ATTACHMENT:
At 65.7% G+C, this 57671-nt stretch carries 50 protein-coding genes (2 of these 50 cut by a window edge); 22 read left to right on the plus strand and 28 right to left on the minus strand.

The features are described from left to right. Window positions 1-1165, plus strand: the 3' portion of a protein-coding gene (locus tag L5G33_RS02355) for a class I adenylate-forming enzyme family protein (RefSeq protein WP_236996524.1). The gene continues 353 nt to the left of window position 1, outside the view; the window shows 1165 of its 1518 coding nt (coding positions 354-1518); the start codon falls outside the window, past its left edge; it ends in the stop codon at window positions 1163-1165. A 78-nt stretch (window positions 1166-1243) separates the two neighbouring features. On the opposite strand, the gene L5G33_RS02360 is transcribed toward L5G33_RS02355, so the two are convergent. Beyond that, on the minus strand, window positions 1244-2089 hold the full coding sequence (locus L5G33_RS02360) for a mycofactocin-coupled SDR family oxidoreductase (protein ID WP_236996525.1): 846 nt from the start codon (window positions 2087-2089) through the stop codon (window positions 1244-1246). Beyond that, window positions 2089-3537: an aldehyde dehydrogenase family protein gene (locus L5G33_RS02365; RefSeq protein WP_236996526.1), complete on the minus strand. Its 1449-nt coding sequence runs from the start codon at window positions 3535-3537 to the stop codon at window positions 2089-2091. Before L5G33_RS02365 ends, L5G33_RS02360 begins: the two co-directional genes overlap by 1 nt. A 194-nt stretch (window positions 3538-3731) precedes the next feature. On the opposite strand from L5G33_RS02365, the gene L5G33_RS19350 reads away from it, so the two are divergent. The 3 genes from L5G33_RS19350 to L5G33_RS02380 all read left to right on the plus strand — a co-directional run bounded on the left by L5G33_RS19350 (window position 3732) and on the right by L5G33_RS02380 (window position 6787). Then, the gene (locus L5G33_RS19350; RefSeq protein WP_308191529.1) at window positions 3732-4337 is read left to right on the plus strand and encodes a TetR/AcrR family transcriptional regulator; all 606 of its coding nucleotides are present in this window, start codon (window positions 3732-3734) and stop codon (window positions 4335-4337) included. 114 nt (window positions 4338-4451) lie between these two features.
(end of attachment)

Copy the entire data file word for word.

At 65.7% G+C, this 57671-nt stretch carries 50 protein-coding genes (2 of these 50 cut by a window edge); 22 read left to right on the plus strand and 28 right to left on the minus strand.

The features are described from left to right. Window positions 1-1165, plus strand: the 3' portion of a protein-coding gene (locus tag L5G33_RS02355) for a class I adenylate-forming enzyme family protein (RefSeq protein WP_236996524.1). The gene continues 353 nt to the left of window position 1, outside the view; the window shows 1165 of its 1518 coding nt (coding positions 354-1518); the start codon falls outside the window, past its left edge; it ends in the stop codon at window positions 1163-1165. A 78-nt stretch (window positions 1166-1243) separates the two neighbouring features. On the opposite strand, the gene L5G33_RS02360 is transcribed toward L5G33_RS02355, so the two are convergent. Beyond that, on the minus strand, window positions 1244-2089 hold the full coding sequence (locus L5G33_RS02360) for a mycofactocin-coupled SDR family oxidoreductase (protein ID WP_236996525.1): 846 nt from the start codon (window positions 2087-2089) through the stop codon (window positions 1244-1246). Beyond that, window positions 2089-3537: an aldehyde dehydrogenase family protein gene (locus L5G33_RS02365; RefSeq protein WP_236996526.1), complete on the minus strand. Its 1449-nt coding sequence runs from the start codon at window positions 3535-3537 to the stop codon at window positions 2089-2091. Before L5G33_RS02365 ends, L5G33_RS02360 begins: the two co-directional genes overlap by 1 nt. A 194-nt stretch (window positions 3538-3731) precedes the next feature. On the opposite strand from L5G33_RS02365, the gene L5G33_RS19350 reads away from it, so the two are divergent. The 3 genes from L5G33_RS19350 to L5G33_RS02380 all read left to right on the plus strand — a co-directional run bounded on the left by L5G33_RS19350 (window position 3732) and on the right by L5G33_RS02380 (window position 6787). Then, the gene (locus L5G33_RS19350; RefSeq protein WP_308191529.1) at window positions 3732-4337 is read left to right on the plus strand and encodes a TetR/AcrR family transcriptional regulator; all 606 of its coding nucleotides are present in this window, start codon (window positions 3732-3734) and stop codon (window positions 4335-4337) included. 114 nt (window positions 4338-4451) lie between these two features.